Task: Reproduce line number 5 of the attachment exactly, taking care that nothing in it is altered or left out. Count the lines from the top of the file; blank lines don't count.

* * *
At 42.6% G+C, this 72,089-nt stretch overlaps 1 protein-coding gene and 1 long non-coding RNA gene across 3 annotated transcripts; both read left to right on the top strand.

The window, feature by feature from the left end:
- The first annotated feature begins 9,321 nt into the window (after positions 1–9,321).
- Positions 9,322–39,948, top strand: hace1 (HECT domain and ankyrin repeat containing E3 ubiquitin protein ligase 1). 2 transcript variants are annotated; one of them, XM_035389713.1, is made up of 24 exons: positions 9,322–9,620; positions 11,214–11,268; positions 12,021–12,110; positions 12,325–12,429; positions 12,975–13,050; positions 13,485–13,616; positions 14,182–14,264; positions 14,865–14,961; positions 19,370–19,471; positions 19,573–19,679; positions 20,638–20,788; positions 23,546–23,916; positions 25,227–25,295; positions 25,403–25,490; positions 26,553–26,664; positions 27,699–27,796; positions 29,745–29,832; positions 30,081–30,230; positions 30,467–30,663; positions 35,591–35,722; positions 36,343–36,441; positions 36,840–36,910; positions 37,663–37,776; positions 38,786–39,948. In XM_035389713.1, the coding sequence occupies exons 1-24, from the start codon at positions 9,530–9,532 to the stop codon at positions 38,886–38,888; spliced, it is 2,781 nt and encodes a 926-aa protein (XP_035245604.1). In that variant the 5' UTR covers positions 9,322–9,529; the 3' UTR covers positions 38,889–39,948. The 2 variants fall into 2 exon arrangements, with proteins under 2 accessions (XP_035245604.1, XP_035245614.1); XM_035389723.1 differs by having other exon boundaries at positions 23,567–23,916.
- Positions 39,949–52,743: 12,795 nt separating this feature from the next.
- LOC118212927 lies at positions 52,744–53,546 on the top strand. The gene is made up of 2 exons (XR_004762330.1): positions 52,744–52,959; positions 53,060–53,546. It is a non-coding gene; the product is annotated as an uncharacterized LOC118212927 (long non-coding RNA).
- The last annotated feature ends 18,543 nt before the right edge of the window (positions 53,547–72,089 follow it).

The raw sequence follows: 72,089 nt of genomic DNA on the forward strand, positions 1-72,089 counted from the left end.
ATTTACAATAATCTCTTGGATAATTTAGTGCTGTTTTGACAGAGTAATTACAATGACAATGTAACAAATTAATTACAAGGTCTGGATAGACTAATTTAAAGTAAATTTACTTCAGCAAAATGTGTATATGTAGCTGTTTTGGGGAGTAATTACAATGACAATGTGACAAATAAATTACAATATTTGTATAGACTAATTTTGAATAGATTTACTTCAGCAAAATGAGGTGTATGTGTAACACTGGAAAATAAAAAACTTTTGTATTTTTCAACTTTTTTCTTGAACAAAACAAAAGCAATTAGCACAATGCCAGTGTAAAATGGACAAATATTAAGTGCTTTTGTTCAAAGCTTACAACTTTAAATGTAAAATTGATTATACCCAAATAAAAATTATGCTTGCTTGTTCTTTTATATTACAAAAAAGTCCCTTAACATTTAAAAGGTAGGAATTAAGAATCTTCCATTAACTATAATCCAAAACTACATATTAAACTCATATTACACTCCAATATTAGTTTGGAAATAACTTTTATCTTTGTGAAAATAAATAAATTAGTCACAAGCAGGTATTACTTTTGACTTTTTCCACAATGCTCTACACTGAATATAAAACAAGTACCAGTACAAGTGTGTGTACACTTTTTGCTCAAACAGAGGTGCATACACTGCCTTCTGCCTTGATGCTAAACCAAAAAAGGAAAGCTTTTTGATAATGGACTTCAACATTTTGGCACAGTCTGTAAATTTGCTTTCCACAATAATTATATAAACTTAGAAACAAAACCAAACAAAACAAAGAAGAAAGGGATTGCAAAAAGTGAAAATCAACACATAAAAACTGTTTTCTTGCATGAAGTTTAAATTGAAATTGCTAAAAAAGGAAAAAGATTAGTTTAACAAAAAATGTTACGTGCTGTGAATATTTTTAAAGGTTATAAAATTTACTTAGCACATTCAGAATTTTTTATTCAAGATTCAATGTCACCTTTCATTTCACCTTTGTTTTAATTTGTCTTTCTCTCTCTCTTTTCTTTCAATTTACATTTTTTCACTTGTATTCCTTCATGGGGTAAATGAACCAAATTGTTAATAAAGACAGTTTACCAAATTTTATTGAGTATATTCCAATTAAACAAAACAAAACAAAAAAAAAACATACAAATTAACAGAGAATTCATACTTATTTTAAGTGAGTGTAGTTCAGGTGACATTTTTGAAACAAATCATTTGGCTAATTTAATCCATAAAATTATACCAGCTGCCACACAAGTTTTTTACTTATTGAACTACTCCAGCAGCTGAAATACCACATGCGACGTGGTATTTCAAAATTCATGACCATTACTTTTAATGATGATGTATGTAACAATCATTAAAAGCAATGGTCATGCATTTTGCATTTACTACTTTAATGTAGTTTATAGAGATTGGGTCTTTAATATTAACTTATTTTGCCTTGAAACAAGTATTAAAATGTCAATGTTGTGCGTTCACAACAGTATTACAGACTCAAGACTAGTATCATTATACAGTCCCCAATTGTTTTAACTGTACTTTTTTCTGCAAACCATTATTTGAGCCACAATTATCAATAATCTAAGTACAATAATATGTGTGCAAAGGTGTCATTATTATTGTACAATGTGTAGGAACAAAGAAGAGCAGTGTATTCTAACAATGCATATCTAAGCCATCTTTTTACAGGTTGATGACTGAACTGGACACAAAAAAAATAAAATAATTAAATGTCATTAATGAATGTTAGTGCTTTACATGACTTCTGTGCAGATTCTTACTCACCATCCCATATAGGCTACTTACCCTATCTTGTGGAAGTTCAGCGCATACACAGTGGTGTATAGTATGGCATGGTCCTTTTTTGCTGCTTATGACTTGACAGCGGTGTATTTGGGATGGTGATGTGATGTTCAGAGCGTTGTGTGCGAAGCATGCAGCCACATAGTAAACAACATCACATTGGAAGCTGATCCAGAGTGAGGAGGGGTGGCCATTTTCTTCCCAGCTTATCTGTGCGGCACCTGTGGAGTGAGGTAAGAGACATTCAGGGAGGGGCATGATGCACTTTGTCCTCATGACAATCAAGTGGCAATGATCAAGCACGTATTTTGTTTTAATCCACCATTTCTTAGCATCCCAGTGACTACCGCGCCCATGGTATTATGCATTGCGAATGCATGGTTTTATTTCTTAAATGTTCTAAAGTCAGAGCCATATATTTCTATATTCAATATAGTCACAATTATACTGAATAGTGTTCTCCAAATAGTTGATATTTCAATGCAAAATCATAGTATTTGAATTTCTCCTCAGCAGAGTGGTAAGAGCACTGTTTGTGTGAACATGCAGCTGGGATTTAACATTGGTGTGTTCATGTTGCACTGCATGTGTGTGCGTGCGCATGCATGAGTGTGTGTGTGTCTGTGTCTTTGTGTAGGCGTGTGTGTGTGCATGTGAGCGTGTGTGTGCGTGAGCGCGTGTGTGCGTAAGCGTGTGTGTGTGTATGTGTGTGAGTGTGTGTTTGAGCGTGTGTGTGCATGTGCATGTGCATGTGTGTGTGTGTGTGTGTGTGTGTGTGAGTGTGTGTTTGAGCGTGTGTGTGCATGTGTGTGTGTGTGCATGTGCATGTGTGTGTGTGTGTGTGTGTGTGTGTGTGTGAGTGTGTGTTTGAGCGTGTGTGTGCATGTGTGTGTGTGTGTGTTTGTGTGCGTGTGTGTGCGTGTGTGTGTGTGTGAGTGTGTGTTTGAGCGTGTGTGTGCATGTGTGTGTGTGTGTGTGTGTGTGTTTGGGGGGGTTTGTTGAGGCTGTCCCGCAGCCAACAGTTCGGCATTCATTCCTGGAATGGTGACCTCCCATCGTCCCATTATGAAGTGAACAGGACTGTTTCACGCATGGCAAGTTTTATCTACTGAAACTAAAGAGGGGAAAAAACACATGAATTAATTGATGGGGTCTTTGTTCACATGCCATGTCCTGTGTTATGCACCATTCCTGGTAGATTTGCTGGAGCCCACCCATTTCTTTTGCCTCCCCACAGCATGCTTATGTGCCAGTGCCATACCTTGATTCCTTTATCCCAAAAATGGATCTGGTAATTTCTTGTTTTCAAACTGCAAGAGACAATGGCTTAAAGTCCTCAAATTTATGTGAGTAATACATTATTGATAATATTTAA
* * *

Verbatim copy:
- Positions 39,949–52,743: 12,795 nt separating this feature from the next.